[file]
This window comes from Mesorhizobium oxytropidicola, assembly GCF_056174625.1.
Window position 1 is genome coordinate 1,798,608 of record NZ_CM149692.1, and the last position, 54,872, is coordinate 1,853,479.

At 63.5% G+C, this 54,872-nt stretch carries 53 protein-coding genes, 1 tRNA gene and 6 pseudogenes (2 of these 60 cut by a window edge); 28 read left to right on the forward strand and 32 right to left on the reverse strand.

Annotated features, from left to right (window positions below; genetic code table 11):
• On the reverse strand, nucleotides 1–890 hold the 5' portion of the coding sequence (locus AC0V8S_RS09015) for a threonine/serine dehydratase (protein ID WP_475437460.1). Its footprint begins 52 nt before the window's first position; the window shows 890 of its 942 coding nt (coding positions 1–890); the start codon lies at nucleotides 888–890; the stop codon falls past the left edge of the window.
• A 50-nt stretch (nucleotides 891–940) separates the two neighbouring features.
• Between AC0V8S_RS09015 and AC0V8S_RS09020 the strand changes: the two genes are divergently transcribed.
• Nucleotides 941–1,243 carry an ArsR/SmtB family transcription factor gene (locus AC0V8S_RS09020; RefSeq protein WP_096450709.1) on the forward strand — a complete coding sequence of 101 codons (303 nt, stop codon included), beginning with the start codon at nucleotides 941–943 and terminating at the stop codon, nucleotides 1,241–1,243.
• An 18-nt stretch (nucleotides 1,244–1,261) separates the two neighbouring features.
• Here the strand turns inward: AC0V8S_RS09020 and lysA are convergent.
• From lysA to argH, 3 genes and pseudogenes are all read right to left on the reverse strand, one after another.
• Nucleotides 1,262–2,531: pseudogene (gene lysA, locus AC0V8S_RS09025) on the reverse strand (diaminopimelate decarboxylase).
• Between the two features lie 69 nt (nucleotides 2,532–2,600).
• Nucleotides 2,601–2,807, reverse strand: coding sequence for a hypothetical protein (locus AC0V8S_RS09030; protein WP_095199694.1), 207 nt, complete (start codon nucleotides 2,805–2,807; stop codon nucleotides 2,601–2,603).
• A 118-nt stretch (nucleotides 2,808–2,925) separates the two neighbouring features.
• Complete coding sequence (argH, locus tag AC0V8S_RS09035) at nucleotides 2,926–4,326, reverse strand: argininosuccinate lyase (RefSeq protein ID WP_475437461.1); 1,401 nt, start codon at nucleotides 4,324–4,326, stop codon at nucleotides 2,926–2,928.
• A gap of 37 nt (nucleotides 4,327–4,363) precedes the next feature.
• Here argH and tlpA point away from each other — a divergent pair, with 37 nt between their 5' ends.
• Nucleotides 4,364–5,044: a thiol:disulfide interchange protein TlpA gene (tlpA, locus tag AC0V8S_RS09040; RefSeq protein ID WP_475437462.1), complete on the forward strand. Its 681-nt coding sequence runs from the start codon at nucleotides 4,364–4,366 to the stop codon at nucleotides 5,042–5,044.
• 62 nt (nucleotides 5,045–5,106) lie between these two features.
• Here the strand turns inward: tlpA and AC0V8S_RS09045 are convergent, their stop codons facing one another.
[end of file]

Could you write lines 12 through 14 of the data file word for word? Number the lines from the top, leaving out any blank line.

• Nucleotides 1,262–2,531: pseudogene (gene lysA, locus AC0V8S_RS09025) on the reverse strand (diaminopimelate decarboxylase).
• Between the two features lie 69 nt (nucleotides 2,532–2,600).
• Nucleotides 2,601–2,807, reverse strand: coding sequence for a hypothetical protein (locus AC0V8S_RS09030; protein WP_095199694.1), 207 nt, complete (start codon nucleotides 2,805–2,807; stop codon nucleotides 2,601–2,603).